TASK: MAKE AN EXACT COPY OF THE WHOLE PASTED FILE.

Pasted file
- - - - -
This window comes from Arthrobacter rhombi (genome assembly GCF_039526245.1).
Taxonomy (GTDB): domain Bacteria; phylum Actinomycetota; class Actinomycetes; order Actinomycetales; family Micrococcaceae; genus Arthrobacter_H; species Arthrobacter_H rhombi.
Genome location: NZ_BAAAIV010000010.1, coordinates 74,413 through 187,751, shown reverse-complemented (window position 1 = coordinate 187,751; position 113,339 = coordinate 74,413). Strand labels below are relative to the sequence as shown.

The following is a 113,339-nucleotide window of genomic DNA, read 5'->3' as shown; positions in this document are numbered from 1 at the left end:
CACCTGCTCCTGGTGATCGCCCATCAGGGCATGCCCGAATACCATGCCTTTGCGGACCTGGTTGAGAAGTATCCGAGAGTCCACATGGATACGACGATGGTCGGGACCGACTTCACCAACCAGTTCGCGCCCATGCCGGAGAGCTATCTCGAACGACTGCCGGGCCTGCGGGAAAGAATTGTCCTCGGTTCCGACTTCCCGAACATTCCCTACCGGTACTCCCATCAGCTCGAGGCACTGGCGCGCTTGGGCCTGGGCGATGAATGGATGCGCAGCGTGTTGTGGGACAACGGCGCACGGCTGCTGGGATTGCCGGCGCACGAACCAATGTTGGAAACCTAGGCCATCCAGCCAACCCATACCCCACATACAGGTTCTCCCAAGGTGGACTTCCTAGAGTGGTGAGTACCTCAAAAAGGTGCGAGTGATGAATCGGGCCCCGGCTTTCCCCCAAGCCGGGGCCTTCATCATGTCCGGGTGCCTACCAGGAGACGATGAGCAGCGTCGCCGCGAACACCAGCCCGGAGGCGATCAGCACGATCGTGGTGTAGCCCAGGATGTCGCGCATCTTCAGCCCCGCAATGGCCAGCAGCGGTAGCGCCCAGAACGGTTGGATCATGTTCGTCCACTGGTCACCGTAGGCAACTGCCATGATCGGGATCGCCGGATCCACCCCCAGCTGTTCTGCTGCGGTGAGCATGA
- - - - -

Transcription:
This window comes from Arthrobacter rhombi (genome assembly GCF_039526245.1).
Taxonomy (GTDB): domain Bacteria; phylum Actinomycetota; class Actinomycetes; order Actinomycetales; family Micrococcaceae; genus Arthrobacter_H; species Arthrobacter_H rhombi.
Genome location: NZ_BAAAIV010000010.1, coordinates 74,413 through 187,751, shown reverse-complemented (window position 1 = coordinate 187,751; position 113,339 = coordinate 74,413). Strand labels below are relative to the sequence as shown.

The following is a 113,339-nucleotide window of genomic DNA, read 5'->3' as shown; positions in this document are numbered from 1 at the left end:
CACCTGCTCCTGGTGATCGCCCATCAGGGCATGCCCGAATACCATGCCTTTGCGGACCTGGTTGAGAAGTATCCGAGAGTCCACATGGATACGACGATGGTCGGGACCGACTTCACCAACCAGTTCGCGCCCATGCCGGAGAGCTATCTCGAACGACTGCCGGGCCTGCGGGAAAGAATTGTCCTCGGTTCCGACTTCCCGAACATTCCCTACCGGTACTCCCATCAGCTCGAGGCACTGGCGCGCTTGGGCCTGGGCGATGAATGGATGCGCAGCGTGTTGTGGGACAACGGCGCACGGCTGCTGGGATTGCCGGCGCACGAACCAATGTTGGAAACCTAGGCCATCCAGCCAACCCATACCCCACATACAGGTTCTCCCAAGGTGGACTTCCTAGAGTGGTGAGTACCTCAAAAAGGTGCGAGTGATGAATCGGGCCCCGGCTTTCCCCCAAGCCGGGGCCTTCATCATGTCCGGGTGCCTACCAGGAGACGATGAGCAGCGTCGCCGCGAACACCAGCCCGGAGGCGATCAGCACGATCGTGGTGTAGCCCAGGATGTCGCGCATCTTCAGCCCCGCAATGGCCAGCAGCGGTAGCGCCCAGAACGGTTGGATCATGTTCGTCCACTGGTCACCGTAGGCAACTGCCATGATCGGGATCGCCGGATCCACCCCCAGCTGTTCTGCTGCGGTGAGCATGA